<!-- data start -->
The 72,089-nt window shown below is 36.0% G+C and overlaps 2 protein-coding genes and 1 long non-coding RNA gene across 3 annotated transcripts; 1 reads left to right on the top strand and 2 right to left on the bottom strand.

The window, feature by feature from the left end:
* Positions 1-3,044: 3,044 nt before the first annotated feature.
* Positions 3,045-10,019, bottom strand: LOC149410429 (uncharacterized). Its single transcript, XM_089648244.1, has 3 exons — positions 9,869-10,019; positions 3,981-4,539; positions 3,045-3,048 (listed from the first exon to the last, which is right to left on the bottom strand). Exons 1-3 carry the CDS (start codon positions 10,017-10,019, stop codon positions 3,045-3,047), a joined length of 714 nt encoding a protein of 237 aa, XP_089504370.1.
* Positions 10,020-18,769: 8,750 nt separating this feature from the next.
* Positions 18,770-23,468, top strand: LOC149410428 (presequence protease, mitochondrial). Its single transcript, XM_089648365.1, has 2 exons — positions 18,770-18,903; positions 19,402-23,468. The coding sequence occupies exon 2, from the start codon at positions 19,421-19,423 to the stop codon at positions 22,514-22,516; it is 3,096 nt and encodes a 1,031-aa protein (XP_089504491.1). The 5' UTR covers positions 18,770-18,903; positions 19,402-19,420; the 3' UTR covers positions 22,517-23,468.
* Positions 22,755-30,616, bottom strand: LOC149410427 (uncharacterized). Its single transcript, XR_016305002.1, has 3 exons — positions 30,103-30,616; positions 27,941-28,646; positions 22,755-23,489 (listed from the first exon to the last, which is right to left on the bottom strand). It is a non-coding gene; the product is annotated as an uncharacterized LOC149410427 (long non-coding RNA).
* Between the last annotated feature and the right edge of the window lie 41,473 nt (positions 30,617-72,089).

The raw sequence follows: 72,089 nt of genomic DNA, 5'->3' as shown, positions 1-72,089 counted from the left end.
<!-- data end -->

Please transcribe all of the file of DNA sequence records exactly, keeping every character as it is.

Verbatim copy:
The 72,089-nt window shown below is 36.0% G+C and overlaps 2 protein-coding genes and 1 long non-coding RNA gene across 3 annotated transcripts; 1 reads left to right on the top strand and 2 right to left on the bottom strand.

The window, feature by feature from the left end:
* Positions 1-3,044: 3,044 nt before the first annotated feature.
* Positions 3,045-10,019, bottom strand: LOC149410429 (uncharacterized). Its single transcript, XM_089648244.1, has 3 exons — positions 9,869-10,019; positions 3,981-4,539; positions 3,045-3,048 (listed from the first exon to the last, which is right to left on the bottom strand). Exons 1-3 carry the CDS (start codon positions 10,017-10,019, stop codon positions 3,045-3,047), a joined length of 714 nt encoding a protein of 237 aa, XP_089504370.1.
* Positions 10,020-18,769: 8,750 nt separating this feature from the next.
* Positions 18,770-23,468, top strand: LOC149410428 (presequence protease, mitochondrial). Its single transcript, XM_089648365.1, has 2 exons — positions 18,770-18,903; positions 19,402-23,468. The coding sequence occupies exon 2, from the start codon at positions 19,421-19,423 to the stop codon at positions 22,514-22,516; it is 3,096 nt and encodes a 1,031-aa protein (XP_089504491.1). The 5' UTR covers positions 18,770-18,903; positions 19,402-19,420; the 3' UTR covers positions 22,517-23,468.
* Positions 22,755-30,616, bottom strand: LOC149410427 (uncharacterized). Its single transcript, XR_016305002.1, has 3 exons — positions 30,103-30,616; positions 27,941-28,646; positions 22,755-23,489 (listed from the first exon to the last, which is right to left on the bottom strand). It is a non-coding gene; the product is annotated as an uncharacterized LOC149410427 (long non-coding RNA).
* Between the last annotated feature and the right edge of the window lie 41,473 nt (positions 30,617-72,089).

The raw sequence follows: 72,089 nt of genomic DNA, 5'->3' as shown, positions 1-72,089 counted from the left end.